Serbia’s Social Card law is an intrusive surveillance system that could harm the most marginalized members of society, including Roma communities, Amnesty International said today, as it submits a legal opinion as part of a review of the constitutionality of the law.
The law, which entered into force on 1 March 2022, authorizes the establishment of a centralized government database that processes 130 categories of personal data from those applying for social security support to assess their eligibility. The Serbian authorities say the procedure allows for a fairer distribution of funds for the socially disadvantaged, yet in reality it is an invasive digital surveillance system that threatens the right to equality.
“The legal opinion submitted by Amnesty International and seven other rights organizations raises serious concerns over how the Social Card law will affect people’s rights to social security, equality and non-discrimination. It also details how the system does not appear to comply with human rights-based approaches to data protection,” said Imogen Richmond-Bishop, Amnesty Tech’s Researcher on Technology and Economic, Social and Cultural Rights.
“The Social Card law is likely to harm the most marginalized people in Serbia. The authorities must urgently clarify how they are using the system to assess eligibility for financial support, and ensure that individual rights are not being violated.”
The legal opinion submitted by Amnesty International and seven other rights organizations raises serious concerns over how the Social Card law will affect people’s rights to social security, equality and non-discrimination.Imogen Richmond-Bishop, Amnesty Tech’s Researcher on Technology and Economic, Social and Cultural Rights.
Those receiving social security support in Serbia, many of whom are people with disabilities or members of the Roma community, tend to have the lowest incomes in the country. By excluding them from the financial support system, the Social Card law could further exacerbate the already precarious living conditions of the most vulnerable people.
There has been a total lack of transparency on the decision-making process used for the Social Card system, with the Serbian government yet to release any information on the automated technology employed for the scheme.
In recent years, Serbia has increasingly relied on technology to monitor its citizens. In September 2021, following objections by the civil society and the Data Protection Commissioner, the government was forced to put on hold the planned roll-out of the facial recognition software and biometric video surveillance in public spaces. The unchecked use of technology by the government enables unprecedented intrusion into the lives of people in Serbia and could magnify discrimination of minority groups.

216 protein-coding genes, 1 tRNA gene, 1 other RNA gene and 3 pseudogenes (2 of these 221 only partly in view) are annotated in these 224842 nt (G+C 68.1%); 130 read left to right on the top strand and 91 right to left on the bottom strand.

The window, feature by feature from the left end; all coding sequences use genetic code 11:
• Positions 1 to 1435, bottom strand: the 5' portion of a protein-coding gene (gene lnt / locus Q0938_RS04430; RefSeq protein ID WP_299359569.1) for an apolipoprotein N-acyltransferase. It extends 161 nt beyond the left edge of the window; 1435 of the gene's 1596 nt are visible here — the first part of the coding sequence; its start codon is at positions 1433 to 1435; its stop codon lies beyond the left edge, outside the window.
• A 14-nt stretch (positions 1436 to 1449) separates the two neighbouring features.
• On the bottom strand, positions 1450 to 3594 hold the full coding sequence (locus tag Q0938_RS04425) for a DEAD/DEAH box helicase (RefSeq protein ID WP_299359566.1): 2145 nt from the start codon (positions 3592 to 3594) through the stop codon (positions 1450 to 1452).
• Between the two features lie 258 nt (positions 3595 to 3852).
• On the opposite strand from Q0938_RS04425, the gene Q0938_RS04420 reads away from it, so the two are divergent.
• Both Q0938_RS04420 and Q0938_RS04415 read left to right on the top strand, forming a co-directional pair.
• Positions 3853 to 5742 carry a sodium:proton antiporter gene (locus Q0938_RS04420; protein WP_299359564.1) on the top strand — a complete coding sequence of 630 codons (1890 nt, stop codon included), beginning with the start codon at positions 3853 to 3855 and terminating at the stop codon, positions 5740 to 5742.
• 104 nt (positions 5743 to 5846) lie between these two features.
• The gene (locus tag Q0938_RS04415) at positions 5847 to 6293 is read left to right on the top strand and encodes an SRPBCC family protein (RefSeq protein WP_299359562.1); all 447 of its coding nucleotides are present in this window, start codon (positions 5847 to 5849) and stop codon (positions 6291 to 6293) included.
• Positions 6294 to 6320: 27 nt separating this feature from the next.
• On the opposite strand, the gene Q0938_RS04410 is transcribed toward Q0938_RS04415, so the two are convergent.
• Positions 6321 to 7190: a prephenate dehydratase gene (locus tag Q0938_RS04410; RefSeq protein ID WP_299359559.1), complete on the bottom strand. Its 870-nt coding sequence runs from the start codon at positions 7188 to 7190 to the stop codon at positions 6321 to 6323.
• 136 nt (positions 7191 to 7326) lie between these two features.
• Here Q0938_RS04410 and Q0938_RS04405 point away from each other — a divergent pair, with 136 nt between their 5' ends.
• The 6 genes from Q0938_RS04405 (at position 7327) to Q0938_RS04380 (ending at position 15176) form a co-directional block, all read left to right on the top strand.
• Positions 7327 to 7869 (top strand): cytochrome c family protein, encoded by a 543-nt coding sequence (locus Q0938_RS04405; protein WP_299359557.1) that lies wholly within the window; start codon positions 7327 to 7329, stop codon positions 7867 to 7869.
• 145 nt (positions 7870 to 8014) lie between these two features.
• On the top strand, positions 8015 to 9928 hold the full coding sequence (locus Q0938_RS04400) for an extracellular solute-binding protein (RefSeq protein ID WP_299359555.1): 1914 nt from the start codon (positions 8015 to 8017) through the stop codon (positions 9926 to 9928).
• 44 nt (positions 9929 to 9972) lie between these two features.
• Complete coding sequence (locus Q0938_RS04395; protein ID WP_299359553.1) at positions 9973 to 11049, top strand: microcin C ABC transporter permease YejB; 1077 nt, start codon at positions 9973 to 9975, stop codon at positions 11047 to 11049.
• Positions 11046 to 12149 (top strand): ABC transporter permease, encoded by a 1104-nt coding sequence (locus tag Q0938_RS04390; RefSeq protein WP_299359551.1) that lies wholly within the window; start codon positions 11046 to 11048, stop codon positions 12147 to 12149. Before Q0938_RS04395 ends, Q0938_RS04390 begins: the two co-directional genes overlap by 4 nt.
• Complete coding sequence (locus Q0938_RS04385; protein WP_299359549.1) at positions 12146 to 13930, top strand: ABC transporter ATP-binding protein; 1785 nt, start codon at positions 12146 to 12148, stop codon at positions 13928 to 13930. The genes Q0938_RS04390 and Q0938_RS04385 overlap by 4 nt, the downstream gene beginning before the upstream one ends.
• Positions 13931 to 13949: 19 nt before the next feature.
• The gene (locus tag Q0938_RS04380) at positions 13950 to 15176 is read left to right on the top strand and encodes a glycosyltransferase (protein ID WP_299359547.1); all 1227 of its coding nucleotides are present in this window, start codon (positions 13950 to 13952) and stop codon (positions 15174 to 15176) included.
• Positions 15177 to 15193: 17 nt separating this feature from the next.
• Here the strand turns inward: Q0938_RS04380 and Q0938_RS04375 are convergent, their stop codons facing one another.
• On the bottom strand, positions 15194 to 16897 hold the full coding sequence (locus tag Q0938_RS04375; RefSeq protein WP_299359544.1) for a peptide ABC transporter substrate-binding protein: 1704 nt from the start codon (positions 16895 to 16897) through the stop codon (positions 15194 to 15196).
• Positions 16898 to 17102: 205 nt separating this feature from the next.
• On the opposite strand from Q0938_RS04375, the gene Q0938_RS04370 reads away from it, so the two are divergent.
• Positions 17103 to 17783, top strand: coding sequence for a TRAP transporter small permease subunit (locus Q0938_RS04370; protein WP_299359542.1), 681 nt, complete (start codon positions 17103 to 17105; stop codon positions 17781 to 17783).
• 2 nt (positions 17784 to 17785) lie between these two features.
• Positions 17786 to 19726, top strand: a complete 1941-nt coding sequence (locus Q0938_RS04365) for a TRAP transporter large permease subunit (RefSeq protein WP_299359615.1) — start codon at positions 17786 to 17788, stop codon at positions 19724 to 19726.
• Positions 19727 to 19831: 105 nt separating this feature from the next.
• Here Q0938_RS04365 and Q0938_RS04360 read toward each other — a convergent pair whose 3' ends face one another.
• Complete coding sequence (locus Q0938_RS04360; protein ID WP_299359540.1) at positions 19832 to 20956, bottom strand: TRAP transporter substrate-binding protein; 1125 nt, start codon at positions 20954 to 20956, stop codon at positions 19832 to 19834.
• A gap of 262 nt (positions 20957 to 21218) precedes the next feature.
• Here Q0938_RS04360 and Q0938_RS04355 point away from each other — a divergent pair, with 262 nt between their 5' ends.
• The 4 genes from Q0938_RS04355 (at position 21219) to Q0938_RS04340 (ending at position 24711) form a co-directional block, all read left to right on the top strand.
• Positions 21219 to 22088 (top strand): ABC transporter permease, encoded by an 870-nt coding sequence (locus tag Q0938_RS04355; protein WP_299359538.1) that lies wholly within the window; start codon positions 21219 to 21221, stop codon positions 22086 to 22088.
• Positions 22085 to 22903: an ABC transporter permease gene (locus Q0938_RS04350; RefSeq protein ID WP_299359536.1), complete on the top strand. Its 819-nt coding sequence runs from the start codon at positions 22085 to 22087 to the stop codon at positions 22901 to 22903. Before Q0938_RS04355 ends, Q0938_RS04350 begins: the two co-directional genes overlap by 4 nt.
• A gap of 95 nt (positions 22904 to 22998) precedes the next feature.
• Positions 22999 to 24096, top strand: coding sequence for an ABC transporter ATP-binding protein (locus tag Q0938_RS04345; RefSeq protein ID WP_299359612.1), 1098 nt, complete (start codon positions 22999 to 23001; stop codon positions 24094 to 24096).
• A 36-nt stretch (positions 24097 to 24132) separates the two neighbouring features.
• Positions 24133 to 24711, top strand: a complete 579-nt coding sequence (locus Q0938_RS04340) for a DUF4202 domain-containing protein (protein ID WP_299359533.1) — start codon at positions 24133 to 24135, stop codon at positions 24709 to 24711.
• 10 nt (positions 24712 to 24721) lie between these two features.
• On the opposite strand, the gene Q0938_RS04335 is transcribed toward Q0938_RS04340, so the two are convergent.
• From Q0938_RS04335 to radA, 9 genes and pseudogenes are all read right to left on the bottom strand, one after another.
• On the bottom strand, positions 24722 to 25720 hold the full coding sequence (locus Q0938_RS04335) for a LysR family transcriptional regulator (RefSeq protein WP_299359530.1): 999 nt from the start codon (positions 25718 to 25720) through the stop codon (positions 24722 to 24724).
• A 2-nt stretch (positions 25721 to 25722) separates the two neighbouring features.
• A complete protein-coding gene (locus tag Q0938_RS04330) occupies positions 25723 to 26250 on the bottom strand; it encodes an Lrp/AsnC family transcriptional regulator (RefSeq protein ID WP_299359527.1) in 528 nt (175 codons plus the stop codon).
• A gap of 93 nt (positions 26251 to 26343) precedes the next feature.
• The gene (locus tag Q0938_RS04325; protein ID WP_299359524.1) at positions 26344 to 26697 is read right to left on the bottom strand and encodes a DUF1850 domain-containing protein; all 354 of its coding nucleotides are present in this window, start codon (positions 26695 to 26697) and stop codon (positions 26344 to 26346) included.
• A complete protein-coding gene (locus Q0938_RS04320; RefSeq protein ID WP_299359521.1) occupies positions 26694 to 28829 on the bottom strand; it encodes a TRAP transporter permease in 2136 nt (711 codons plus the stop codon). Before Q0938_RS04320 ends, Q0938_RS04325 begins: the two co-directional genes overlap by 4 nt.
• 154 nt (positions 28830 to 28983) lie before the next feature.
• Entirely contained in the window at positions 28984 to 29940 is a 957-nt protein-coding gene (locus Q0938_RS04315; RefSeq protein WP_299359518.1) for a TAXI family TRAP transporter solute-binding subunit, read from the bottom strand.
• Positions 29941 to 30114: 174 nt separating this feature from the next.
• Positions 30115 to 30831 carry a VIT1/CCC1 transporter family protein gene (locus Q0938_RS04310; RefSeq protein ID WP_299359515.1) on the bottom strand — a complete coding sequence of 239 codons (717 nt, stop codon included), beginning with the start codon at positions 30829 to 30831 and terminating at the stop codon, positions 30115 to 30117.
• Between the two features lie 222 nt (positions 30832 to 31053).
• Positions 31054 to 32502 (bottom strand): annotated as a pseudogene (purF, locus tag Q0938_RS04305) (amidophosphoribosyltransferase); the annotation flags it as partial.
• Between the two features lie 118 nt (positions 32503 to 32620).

“The vast amount of personal data being processed, coupled with an inability to amend data once it is in the system, means it is likely the automated system will make errors when assessing eligibility for social security. In such cases, individuals or families may face long delays if they challenge these mistakes and be denied crucial financial support from the state while doing so,” said Imogen Richmond-Bishop.
Amnesty International, along with the seven co-authors of the legal opinion, is urging the Serbian government to halt its roll-out of the Social Card law and to undertake a full assessment of whether the legislation complies with Serbia’s obligations under international human rights law. This review must also offer meaningful participation to those currently receiving social security support in Serbia, so they can assess whether the law meets their needs.
On 28 November 2022, Amnesty International, in partnership with the International Network for Economic, Social and Cultural Rights (ESCR-Net), submitted a legal opinion to the Serbian A11 Initiative as evidence for their Constitutional Court challenge of Serbia’s Social Card Law.
The legal opinion is co-authored by Amnesty International, Centro de Estudios de Derecho, Justicia y Sociedad (Dejusticia), the Digital Welfare State & Human Rights Project (DWS Project) at the Center for Human Rights & Global Justice at New York University School of Law, the European Roma Rights Center (ERRC), the Initiative for Social and Economic Rights (ISER), Kenya Human Rights Commission (KHRC), and the Program on Human Rights and the Global Economy (PHRGE) at Northeastern University.